VACAVILLE — Gabriel “Snoop” Roberson, the East Contra Costa native who’s serving life for a murder conviction that gained a special notoriety after frequent references in popular underground rap songs, has been denied parole for the next 10 years.
Not only that, but the 44-year-old Roberson hardly sat down for his November 2020 parole hearing before he was kicked out during a heated back-and-forth with presiding parole commissioner Arthur Anderson, according to a transcript obtained Monday. As he was led away by a prison guard, Roberson called the proceeding “kangaroo court” and told Anderson, “you’re a clown,” the transcript says.
The exchange started when Roberson maintained his innocence in the 1994 quintuple shooting that left 26-year-old Jorge Franco dead. Roberson was 17 at the time, but was tried as an adult. Because of a prior home invasion robbery conviction, he’s been in prison since his 18th birthday, a decade of which he spent in solitary confinement in the notorious Pelican Bay State Prison.
“I’m suitable because I never even committed the crime I’m in here for,” Roberson said when asked why he deserves freedom.
“Okay, well that has nothing to do with why you’re here in prison,” Anderson replied.
“The fact that I didn’t commit the crime has nothing to do with why I’m in prison?” Roberson asked.
“No, it has nothing to do with this hearing…We’re not here to retry the case,” Anderson says, later adding, “The law says you’re guilty.”
“I don’t care what the law says,” Roberson retorted. “I’m not guilty.”
“Well, look, let me tell you something, Mr. Roberson, don’t get argumentative with me, I’m the wrong guy,” Anderson shot back, later adding, “I’ll throw you out of this hearing.”
A few moments later, Roberson was gone. Anderson later cited the “clown” remark as evidence Roberson was unsuitable for parole.
“Mr. Roberson obviously cannot control his anger,” Anderson said. “He flared up and became very angry at the start of the hearing and was very confrontational, disruptive, and totally disrespectful. Calling the commissioner names…We’re concerned that if he had a conflict with a stranger in society, that he didn’t like, it can result to violence.”
Commissioners also noted that Roberson didn’t have support letters, hadn’t vocalized plans after prison, and didn’t take anger management or other self-help programs in prison. Roberson’s attorney told commissioners his client likely believed the denial of parole would be a foregone conclusion but argued Roberson’s lack of violence in prison was evidence he would do well on the outside.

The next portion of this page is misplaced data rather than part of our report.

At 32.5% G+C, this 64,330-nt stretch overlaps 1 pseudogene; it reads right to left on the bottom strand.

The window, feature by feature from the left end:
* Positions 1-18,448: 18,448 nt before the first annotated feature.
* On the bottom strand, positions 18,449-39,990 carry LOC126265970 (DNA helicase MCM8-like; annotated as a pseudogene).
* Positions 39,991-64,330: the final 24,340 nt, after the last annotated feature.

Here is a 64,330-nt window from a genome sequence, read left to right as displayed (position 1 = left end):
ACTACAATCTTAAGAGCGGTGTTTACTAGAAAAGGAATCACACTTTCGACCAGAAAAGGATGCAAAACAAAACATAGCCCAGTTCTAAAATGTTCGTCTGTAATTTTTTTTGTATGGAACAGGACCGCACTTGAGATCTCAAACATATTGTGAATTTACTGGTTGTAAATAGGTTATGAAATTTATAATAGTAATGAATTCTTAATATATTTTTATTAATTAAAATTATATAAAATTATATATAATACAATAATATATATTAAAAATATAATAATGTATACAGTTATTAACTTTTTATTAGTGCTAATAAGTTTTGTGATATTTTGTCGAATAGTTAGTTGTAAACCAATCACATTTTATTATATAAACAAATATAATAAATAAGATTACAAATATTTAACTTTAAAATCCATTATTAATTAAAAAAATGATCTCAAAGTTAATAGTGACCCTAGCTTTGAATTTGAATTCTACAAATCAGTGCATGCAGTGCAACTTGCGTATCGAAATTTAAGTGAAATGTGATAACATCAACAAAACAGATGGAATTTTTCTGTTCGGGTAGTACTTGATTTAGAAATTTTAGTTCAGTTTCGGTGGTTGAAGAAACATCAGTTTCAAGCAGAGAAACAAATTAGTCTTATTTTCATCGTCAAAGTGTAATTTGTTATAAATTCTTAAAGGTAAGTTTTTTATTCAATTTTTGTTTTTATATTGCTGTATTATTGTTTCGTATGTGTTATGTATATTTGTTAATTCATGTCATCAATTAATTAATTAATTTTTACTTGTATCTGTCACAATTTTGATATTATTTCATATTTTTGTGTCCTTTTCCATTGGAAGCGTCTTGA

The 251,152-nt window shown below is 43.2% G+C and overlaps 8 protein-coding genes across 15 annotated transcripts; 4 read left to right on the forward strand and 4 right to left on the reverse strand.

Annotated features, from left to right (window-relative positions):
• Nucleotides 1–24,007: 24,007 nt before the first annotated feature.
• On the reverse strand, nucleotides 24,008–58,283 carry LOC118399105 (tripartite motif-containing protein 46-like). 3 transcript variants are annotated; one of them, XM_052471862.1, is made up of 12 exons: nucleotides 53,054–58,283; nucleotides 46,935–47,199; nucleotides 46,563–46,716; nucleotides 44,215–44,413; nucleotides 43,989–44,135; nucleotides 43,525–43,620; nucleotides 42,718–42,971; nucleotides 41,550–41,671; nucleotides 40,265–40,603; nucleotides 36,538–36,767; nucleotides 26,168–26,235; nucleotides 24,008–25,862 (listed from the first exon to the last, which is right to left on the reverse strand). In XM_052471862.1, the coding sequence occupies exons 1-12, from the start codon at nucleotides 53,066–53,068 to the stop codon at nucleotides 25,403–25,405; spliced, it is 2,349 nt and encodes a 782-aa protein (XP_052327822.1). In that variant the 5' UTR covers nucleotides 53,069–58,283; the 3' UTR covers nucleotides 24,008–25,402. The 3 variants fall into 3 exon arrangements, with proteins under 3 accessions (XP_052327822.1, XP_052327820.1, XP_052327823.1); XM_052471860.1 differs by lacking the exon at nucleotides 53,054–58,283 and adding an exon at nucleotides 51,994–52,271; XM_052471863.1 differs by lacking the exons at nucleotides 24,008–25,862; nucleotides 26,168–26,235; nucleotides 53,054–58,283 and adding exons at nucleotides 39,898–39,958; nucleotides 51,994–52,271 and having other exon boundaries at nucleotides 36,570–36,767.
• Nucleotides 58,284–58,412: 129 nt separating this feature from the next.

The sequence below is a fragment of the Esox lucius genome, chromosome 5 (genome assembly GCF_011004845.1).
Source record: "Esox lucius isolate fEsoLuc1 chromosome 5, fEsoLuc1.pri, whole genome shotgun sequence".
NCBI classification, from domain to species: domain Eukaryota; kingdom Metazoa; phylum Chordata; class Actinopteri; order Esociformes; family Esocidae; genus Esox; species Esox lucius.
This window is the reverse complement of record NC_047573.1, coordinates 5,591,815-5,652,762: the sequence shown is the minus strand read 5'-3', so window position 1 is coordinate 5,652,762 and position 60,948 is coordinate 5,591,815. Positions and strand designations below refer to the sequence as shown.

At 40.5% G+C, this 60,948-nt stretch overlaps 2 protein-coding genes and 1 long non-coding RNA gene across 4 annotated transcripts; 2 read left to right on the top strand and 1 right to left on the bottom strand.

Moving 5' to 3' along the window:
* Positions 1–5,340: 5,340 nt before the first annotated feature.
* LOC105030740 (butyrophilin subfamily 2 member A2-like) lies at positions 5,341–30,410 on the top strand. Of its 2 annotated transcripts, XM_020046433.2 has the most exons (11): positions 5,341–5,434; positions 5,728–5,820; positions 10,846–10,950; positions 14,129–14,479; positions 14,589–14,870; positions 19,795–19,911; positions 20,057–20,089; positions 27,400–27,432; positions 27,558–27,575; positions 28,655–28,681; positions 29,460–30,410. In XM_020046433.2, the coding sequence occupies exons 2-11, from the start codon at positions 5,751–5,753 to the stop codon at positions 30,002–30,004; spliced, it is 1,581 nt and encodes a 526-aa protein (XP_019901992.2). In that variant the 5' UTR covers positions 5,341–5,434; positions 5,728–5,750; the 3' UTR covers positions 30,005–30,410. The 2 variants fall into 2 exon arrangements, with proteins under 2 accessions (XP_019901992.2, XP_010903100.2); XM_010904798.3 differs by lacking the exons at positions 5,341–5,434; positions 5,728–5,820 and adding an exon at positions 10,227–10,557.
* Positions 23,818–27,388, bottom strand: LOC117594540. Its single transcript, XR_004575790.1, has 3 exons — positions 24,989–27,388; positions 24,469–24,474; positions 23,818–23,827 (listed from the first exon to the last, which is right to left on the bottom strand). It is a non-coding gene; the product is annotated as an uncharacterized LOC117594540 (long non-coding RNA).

A notorious shooting amid violent gang rivalry
Roberson was convicted of murdering Franco and four attempted murder counts, after an earlier mistrial. The prosecutor, then-deputy district attorney John Cope, said at the time the case hinged on identification of Roberson as a shooter by a victim who admitted he had several beers that night.
The late Antioch rapper Ryan Wood, who used the stage name “Woodie,” frequently proclaimed in songs that his friend Roberson was wrongfully convicted. In one song, Act Accordingly, Wood raps, “police say forever Snoop’s locked down/he’s innocent, you can ask the Yoc Town.” In other songs, Wood implies Roberson took a life sentence rather than identifying the real killers.
But to Antioch police, the case was a straightforward act of retaliation by Norteño gang members targeting rival Sureños. Hours before the shooting, several Sureños committed a drive-by shooting in Pittsburg that left a man paralyzed.
A group of Norteños then drove to the Antioch Veteran’s Memorial Hall, where a family was throwing a quinceañera for a 15-year-old girl that night. According to police, Roberson and a second shooter burst in guns blazing. Prosecutors said at the time a Sureño was present but wasn’t struck by gunfire, and that the five shooting victims were innocent bystanders.
The man who police long suspected of being the second shooter, Carlos Joseph Ramirez — who went by the nickname “Blackbird” — died four years later in a tragic incident that culminated with a SWAT standoff involving more than 100 officers. Ramirez’s brother was the man paralyzed in the earlier Pittsburg shooting.
Though just 22 years old at the time, Ramirez was suspected in multiple homicides and spent years on the lam before police caught up with him in July 1998. That day, he fired at officers and told members of his girlfriend’s family he wouldn’t be taken alive, according to media reports.
Ramirez ultimately barricaded himself in a home on Putnam Street with his young daughters, Kavi and Kayleonna. At the end of a two-day standoff, police heard him count down from five, and then gunfire. Police found Ramirez and the girls’ bodies inside the home, and the case was ruled a double homicide and suicide. Ramirez’s last words were an anguished, “Oh my God,” according to media reports.
Many of Ramirez’s friends still cling to the theory that police fired the fatal shots and covered it up, citing the coroner’s report lists three gunshot wounds to the head, one of which was a graze. After Ramirez’s death, Wood posthumously released tapes of Ramirez speaking on one of his songs, referencing Roberson’s case.
“Gabe’s a West 20th street legend now, you know,” Ramirez says, later adding, “Keep the story alive for the youngsters and s—. Show ’em what a real soldier does when he’s caught behind enemy lines.”
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Author: Nate Gartrell
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